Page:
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The Harvard-Westlake Chronicle

The Student News Site of Harvard-Westlake School

The Harvard-Westlake Chronicle

The Student News Site of Harvard-Westlake School

The Harvard-Westlake Chronicle

Money vs. athletes


The Pacific-12 (Pac-12) Conference holds the most national championships of any conference in the country and is referred to as the “Conference of Champions” by announcers and fans alike. But in the span of a year, the Pac-12 disintegrated as a result of television contracts, leaving in its ashes long standing rivalries and the geography-oriented nature of conferences. The dominance of football in television revenue caused universities to shift their focus toward profit and away from rational decision-making for the benefit of their entire athletic programs. This indicates a growing trend of professionalization in college athletics, which will create a small pool of high-performing athletic programs and harm the athlete experience. 

The most powerful players in the game are not on the field or in the pool— they are those who hand out multi-million dollar contracts. Fox Sports is the majority owner of the Big Ten network. Four universities moved from the Pac-12 to the Big 10 for contracts worth more than double the television deals on the West Coast according to CBS Sports. Networks are wielding their monetary power to poach specific high-performing teams, passing over institutions which they deem less valuable. While the University of California Los Angeles (UCLA), the University of Southern California (USC), University of Washington and University of Oregon have made significant financial improvements by joining a Power Five conference, remaining Pac-12 schools are left scrambling to find alternatives. 

The schools left out of the initial jumps to Power Five conferences are stuck: most networks are unwilling to offer them good contracts and athletic department heads from other institutions don’t want to lose any of their own contract revenues to new schools.

Stanford has had a difficult time finding a future conference despite being an esteemed institution in both athletics and academics because its football program is not strong enough to be offered a large television contract. However, since football is one of the Cardinal’s greatest recipients of alumni giving, they can’t afford to join a conference that isn’t willing to write a suitable financial agreement, nor is it attractive for them to join a small, non-Power Five conference.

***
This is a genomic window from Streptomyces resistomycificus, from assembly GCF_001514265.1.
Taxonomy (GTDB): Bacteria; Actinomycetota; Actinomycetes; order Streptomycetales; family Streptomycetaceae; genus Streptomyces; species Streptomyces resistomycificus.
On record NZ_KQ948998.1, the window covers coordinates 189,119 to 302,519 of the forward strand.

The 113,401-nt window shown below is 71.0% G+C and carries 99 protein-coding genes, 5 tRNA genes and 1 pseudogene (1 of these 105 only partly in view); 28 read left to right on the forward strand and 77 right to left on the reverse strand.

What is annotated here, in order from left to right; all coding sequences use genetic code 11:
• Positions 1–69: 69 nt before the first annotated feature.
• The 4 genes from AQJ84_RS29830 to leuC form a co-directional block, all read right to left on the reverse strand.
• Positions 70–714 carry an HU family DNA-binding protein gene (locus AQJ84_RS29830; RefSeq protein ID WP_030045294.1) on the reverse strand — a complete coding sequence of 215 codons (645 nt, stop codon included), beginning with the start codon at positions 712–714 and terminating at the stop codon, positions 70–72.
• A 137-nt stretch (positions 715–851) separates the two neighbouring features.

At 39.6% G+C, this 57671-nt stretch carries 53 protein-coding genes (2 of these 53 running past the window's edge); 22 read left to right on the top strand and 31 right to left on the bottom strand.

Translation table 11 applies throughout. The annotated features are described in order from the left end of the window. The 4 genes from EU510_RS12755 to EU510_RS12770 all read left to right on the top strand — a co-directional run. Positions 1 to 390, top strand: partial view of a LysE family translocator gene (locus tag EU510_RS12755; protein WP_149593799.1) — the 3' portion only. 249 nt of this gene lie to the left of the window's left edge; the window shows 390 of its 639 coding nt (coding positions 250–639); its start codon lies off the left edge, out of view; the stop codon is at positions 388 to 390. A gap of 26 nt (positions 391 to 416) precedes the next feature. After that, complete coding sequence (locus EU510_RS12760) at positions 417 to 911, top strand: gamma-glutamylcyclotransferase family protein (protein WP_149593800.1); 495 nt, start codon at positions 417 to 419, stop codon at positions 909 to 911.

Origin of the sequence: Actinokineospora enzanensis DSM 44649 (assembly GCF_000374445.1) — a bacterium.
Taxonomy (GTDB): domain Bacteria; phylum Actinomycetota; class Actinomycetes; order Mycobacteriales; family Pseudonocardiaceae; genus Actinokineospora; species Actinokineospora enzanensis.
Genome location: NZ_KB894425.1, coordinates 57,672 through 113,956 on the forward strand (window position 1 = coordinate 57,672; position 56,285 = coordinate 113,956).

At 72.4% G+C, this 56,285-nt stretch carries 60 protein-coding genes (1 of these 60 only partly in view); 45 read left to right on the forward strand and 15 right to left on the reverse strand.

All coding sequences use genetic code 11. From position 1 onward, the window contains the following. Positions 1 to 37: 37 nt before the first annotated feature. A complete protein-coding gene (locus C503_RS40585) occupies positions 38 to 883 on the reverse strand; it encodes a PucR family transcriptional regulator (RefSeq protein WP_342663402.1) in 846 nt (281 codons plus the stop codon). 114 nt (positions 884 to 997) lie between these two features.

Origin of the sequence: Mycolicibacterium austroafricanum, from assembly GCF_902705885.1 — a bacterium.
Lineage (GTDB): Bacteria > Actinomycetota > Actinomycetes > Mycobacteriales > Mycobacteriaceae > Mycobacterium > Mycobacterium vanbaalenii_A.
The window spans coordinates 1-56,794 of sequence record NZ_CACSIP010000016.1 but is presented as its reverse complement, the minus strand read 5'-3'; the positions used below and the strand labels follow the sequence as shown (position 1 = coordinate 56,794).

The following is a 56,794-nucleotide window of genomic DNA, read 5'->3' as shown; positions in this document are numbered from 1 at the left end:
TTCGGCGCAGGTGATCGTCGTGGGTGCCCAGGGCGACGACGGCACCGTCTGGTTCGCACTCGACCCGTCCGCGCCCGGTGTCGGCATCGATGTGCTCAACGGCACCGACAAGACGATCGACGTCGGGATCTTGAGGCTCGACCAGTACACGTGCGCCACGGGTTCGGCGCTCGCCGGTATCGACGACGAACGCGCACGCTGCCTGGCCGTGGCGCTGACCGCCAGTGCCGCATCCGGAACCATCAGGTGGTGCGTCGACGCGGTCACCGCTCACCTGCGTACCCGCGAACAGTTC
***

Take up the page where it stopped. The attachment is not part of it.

The Cardinal’s recent struggle is one example in a larger scope of National Collegiate Athletics Association (NCAA) issues stemming from television networks’ increased focus on the money grab. They have realized profit lies in picking out top football schools rather than paying for a whole conference of teams. The system’s sole focus on money will exclude many schools with highly successful Olympic sports and lesser football teams from strong contracts and potentially create two “super-conferences” in the NCAA, with everyone else hanging on the outskirts. 

In an effort to maximize profit, universities have lost sight of the geographical challenges that come with coast to coast conferences. Now that the Big 10 spans from New Brunswick to Seattle, travel is going to cause significant problems for many non-football sports. The football teams will play six away games over the course of the season, with a few against nearby universities. They also play on Saturdays, making it fairly simple to fly out Friday and miss very little school. Alternatively, a sport like softball will travel every weekend, and Thursday night games will in some cases mean flying out Wednesday night and getting home very late before the next school day. Student-athletes have a maximum requirement of 20 hours per week for their sport according to the NCAA website, but that does not include travel time. The changes flood already full schedules and show collegiate prioritization of the athlete in student-athlete. 

According to its website, the University of Oregon’s mission statement says they “are devoted to educating the whole person, and to fostering the next generation of transformational leaders and informed participants in the global community.” Those are all pleasant words, but institutions cannot claim to exist for the purpose of education if they make decisions for their future entirely on money and at the direct expense of many of their athletes. Moving to a football-focused conference will negatively affect many Olympic sports due to the lack of focus on their programs. The Big 10 isn’t known for their baseball. Now that former Pac-12 teams with very strong baseball programs are joining the league, their opponents won’t be as competitive as they were on the West Coast. Many teams are left questioning the future of their organizations, as their sports receive little to no attention in the conferences they join.

As college sports move into the professional sphere, universities will continue to sacrifice student-athlete life to foster a profitable football team. Traditional values have taken a backseat to money grabs, and collegiate sports around the country could face irreparable damage if universities continue to make decisions entirely for the good of their bank accounts.


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Eden Conner, Assistant Opinion Editor

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